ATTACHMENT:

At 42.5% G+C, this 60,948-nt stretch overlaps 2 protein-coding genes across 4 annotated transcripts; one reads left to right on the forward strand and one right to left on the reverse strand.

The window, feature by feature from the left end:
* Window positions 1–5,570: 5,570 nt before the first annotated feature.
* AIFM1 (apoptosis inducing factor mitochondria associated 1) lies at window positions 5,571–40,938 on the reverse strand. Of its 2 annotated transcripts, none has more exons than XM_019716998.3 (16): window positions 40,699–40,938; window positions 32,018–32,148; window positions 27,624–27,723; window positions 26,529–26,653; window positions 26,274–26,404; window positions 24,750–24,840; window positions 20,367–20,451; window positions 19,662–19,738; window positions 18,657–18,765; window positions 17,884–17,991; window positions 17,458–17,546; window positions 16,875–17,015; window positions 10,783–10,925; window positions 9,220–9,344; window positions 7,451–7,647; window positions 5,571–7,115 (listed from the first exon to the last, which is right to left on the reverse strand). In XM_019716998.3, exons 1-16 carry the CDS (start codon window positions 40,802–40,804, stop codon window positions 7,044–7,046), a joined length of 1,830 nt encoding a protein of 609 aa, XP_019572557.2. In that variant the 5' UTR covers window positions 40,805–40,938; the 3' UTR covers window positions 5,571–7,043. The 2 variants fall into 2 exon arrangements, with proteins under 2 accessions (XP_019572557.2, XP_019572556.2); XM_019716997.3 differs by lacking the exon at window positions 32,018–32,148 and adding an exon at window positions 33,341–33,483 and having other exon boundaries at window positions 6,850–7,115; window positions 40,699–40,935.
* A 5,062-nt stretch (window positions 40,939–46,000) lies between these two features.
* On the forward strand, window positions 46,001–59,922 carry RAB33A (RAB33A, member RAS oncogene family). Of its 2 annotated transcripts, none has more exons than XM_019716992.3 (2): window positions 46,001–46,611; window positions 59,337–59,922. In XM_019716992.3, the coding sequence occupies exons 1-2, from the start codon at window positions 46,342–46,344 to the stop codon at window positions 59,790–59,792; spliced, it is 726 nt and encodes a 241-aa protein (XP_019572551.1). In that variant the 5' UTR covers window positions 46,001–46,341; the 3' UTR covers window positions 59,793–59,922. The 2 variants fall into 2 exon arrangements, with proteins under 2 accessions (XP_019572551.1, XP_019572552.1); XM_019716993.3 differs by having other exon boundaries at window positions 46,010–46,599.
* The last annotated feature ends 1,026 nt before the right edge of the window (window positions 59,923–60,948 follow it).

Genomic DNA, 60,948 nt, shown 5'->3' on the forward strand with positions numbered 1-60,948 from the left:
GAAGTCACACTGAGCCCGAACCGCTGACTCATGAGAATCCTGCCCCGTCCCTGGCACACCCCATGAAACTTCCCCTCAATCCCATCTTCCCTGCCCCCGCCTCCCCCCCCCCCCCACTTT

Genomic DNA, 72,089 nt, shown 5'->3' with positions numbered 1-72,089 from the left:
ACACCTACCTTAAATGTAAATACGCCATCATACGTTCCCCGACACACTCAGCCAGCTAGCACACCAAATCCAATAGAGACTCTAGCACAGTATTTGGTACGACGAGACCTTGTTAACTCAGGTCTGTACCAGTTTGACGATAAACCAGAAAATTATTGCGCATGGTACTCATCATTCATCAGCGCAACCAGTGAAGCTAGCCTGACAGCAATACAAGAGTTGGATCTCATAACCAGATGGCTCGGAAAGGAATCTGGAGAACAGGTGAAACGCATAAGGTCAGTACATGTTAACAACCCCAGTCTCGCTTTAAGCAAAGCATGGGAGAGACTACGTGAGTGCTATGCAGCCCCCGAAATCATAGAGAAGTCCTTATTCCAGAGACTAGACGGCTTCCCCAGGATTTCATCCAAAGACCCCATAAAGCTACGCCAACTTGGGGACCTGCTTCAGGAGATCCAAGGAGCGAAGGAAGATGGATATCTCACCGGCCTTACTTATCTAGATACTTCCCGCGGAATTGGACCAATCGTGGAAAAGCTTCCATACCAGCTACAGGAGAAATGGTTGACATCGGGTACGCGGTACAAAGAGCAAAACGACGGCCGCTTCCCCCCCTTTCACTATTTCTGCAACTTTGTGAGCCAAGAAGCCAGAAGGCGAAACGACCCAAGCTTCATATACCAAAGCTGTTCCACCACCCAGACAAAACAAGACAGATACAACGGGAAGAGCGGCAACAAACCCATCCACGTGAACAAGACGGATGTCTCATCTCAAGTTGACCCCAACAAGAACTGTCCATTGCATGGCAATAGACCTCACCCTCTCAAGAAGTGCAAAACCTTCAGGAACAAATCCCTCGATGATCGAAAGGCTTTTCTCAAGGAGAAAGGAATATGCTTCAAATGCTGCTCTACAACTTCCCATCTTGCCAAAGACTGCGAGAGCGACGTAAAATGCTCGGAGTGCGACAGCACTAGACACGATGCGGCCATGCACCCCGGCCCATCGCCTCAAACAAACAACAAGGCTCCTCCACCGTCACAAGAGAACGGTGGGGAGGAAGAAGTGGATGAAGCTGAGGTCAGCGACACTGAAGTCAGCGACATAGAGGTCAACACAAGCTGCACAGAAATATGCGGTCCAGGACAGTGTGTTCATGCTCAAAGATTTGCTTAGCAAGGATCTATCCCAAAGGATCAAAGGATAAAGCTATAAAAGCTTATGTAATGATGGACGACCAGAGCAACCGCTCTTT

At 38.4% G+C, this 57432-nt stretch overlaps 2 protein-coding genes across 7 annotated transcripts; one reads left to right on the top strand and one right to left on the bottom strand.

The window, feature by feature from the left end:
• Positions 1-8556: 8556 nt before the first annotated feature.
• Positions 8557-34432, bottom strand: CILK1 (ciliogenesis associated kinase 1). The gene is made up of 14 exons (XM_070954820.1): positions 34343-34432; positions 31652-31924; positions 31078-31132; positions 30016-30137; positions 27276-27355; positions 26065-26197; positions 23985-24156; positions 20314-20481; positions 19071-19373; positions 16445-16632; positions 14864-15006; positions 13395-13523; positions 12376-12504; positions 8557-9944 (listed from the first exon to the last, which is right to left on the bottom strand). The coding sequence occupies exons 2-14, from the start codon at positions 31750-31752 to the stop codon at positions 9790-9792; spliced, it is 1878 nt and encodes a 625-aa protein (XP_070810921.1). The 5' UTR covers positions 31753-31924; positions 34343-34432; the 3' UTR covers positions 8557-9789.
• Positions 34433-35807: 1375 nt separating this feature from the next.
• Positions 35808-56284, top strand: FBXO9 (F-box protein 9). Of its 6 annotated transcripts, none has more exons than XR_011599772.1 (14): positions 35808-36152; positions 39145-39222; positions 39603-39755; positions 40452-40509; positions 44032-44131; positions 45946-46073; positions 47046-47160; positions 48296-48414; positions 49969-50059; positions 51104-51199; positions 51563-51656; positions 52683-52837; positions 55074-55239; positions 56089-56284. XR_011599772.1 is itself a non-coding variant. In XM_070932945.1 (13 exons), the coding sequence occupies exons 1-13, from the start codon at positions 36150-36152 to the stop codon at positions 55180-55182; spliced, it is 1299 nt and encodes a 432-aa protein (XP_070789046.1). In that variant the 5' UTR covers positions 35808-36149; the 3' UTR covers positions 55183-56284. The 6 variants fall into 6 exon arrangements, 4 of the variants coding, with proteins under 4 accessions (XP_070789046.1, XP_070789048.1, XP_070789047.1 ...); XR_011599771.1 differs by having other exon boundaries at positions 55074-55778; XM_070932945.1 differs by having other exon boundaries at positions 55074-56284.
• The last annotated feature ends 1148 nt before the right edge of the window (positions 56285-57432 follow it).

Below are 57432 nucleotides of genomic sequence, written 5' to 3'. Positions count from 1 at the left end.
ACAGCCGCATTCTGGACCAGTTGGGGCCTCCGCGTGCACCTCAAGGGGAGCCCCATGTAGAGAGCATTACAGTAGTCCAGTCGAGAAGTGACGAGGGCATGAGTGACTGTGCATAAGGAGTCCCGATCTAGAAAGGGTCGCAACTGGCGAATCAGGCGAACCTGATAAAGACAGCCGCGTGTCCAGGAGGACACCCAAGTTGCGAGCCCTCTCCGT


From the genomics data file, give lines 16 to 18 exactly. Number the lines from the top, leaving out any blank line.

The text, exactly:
• Positions 34433-35807: 1375 nt separating this feature from the next.
• Positions 35808-56284, top strand: FBXO9 (F-box protein 9). Of its 6 annotated transcripts, none has more exons than XR_011599772.1 (14): positions 35808-36152; positions 39145-39222; positions 39603-39755; positions 40452-40509; positions 44032-44131; positions 45946-46073; positions 47046-47160; positions 48296-48414; positions 49969-50059; positions 51104-51199; positions 51563-51656; positions 52683-52837; positions 55074-55239; positions 56089-56284. XR_011599772.1 is itself a non-coding variant. In XM_070932945.1 (13 exons), the coding sequence occupies exons 1-13, from the start codon at positions 36150-36152 to the stop codon at positions 55180-55182; spliced, it is 1299 nt and encodes a 432-aa protein (XP_070789046.1). In that variant the 5' UTR covers positions 35808-36149; the 3' UTR covers positions 55183-56284. The 6 variants fall into 6 exon arrangements, 4 of the variants coding, with proteins under 4 accessions (XP_070789046.1, XP_070789048.1, XP_070789047.1 ...); XR_011599771.1 differs by having other exon boundaries at positions 55074-55778; XM_070932945.1 differs by having other exon boundaries at positions 55074-56284.
• The last annotated feature ends 1148 nt before the right edge of the window (positions 56285-57432 follow it).